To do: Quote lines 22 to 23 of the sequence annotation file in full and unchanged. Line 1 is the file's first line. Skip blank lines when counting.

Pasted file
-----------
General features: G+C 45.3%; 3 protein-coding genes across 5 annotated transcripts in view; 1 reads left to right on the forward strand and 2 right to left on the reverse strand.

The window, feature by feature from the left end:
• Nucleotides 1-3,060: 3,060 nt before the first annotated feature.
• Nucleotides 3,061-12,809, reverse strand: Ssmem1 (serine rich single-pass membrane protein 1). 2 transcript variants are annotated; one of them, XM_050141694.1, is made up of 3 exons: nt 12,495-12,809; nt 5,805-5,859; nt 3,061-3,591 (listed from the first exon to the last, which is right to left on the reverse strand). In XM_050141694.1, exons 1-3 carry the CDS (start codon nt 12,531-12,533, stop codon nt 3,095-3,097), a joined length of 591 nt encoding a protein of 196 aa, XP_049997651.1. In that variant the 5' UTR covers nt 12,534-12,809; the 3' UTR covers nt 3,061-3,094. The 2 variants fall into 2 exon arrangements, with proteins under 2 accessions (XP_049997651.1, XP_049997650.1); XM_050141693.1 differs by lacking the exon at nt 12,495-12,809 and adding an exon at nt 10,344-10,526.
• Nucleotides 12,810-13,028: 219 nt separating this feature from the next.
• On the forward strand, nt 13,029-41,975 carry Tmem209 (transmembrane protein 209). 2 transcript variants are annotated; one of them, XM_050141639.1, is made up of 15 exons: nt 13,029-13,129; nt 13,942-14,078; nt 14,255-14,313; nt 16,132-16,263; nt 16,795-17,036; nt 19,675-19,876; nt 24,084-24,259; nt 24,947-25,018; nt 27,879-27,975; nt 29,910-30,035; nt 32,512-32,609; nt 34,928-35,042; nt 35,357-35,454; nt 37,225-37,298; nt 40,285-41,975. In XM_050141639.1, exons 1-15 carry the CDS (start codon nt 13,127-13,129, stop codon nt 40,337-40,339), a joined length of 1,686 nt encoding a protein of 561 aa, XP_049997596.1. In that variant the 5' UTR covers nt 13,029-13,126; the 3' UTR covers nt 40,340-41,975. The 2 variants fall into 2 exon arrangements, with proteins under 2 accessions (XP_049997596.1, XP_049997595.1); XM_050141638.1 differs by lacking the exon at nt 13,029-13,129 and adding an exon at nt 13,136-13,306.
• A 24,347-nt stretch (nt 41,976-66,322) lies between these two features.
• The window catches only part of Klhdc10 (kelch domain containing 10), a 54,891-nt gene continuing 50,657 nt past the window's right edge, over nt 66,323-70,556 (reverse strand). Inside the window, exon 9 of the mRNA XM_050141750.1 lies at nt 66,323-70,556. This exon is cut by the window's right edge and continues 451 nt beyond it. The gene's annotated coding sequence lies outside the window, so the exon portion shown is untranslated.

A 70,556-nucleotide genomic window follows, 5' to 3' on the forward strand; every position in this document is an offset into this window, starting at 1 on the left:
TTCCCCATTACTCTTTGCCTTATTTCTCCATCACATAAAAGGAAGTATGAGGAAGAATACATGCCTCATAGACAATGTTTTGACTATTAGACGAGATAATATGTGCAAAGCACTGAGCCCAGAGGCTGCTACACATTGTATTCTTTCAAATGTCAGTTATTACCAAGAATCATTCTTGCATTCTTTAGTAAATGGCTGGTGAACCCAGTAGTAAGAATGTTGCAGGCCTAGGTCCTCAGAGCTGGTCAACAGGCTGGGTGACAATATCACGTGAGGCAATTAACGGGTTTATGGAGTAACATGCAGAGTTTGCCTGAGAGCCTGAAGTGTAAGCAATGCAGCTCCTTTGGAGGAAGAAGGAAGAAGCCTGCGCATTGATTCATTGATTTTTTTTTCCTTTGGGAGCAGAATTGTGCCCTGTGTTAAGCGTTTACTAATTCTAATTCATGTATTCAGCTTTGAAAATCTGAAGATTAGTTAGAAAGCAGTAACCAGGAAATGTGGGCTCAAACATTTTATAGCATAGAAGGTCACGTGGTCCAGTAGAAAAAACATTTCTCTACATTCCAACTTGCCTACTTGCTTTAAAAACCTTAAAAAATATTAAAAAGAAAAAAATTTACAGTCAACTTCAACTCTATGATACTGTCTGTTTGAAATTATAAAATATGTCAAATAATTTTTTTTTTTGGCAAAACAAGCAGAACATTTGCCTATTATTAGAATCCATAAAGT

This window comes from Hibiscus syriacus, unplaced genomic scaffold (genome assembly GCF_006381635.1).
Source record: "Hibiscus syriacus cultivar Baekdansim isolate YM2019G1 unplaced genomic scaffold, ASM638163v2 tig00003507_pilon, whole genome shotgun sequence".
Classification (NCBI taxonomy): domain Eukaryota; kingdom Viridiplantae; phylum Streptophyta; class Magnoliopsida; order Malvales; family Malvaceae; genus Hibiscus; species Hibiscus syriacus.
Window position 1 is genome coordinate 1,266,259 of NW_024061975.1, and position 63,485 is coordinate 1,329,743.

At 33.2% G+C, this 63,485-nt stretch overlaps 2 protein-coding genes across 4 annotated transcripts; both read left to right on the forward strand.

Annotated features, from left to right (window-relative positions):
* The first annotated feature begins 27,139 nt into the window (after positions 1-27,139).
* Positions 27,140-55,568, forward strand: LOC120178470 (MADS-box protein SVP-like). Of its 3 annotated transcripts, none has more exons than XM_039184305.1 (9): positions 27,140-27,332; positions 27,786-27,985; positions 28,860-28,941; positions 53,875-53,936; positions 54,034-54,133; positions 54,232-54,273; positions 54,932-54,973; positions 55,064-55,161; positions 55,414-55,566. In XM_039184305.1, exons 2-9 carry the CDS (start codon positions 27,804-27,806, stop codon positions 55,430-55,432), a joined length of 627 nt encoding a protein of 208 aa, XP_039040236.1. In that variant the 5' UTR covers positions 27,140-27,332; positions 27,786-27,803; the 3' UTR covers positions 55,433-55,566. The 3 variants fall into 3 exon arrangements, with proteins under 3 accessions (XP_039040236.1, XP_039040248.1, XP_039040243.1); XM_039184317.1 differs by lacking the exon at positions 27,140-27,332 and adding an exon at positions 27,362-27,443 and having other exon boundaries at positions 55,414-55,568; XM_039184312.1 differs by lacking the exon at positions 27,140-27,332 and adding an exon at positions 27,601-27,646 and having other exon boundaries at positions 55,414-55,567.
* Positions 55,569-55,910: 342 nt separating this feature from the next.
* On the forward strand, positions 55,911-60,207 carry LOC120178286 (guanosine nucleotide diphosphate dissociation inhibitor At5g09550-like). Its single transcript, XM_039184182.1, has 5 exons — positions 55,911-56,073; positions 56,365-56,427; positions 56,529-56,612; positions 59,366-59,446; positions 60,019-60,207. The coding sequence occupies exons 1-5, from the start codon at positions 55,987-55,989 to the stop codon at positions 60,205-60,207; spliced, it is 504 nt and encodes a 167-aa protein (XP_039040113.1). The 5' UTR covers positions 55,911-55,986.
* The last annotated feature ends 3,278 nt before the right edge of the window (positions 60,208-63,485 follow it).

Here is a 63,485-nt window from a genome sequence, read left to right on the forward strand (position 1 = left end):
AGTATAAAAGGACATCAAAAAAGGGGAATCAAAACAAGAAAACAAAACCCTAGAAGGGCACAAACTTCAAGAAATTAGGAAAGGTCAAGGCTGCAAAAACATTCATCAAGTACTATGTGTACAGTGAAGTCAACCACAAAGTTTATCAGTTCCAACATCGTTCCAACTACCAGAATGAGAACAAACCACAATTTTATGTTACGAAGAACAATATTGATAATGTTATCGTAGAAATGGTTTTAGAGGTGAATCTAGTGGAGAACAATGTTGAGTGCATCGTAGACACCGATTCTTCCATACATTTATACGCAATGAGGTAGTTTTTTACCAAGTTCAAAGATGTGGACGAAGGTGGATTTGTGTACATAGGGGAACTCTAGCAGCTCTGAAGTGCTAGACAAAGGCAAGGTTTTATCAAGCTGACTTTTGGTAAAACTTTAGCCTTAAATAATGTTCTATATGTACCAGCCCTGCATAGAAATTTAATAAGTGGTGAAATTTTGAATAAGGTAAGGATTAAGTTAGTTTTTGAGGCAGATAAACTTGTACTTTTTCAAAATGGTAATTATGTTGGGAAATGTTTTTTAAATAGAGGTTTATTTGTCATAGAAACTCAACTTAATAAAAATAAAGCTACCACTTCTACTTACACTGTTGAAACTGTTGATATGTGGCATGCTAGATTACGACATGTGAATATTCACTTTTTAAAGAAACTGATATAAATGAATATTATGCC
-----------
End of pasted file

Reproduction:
Here is a 63,485-nt window from a genome sequence, read left to right on the forward strand (position 1 = left end):
AGTATAAAAGGACATCAAAAAAGGGGAATCAAAACAAGAAAACAAAACCCTAGAAGGGCACAAACTTCAAGAAATTAGGAAAGGTCAAGGCTGCAAAAACATTCATCAAGTACTATGTGTACAGTGAAGTCAACCACAAAGTTTATCAGTTCCAACATCGTTCCAACTACCAGAATGAGAACAAACCACAATTTTATGTTACGAAGAACAATATTGATAATGTTATCGTAGAAATGGTTTTAGAGGTGAATCTAGTGGAGAACAATGTTGAGTGCATCGTAGACACCGATTCTTCCATACATTTATACGCAATGAGGTAGTTTTTTACCAAGTTCAAAGATGTGGACGAAGGTGGATTTGTGTACATAGGGGAACTCTAGCAGCTCTGAAGTGCTAGACAAAGGCAAGGTTTTATCAAGCTGACTTTTGGTAAAACTTTAGCCTTAAATAATGTTCTATATGTACCAGCCCTGCATAGAAATTTAATAAGTGGTGAAATTTTGAATAAGGTAAGGATTAAGTTAGTTTTTGAGGCAGATAAACTTGTACTTTTTCAAAATGGTAATTATGTTGGGAAATGTTTTTTAAATAGAGGTTTATTTGTCATAGAAACTCAACTTAATAAAAATAAAGCTACCACTTCTACTTACACTGTTGAAACTGTTGATATGTGGCATGCTAGATTACGACATGTGAATATTCACTTTTTAAAGAAACTGATATAAATGAATATTATGCC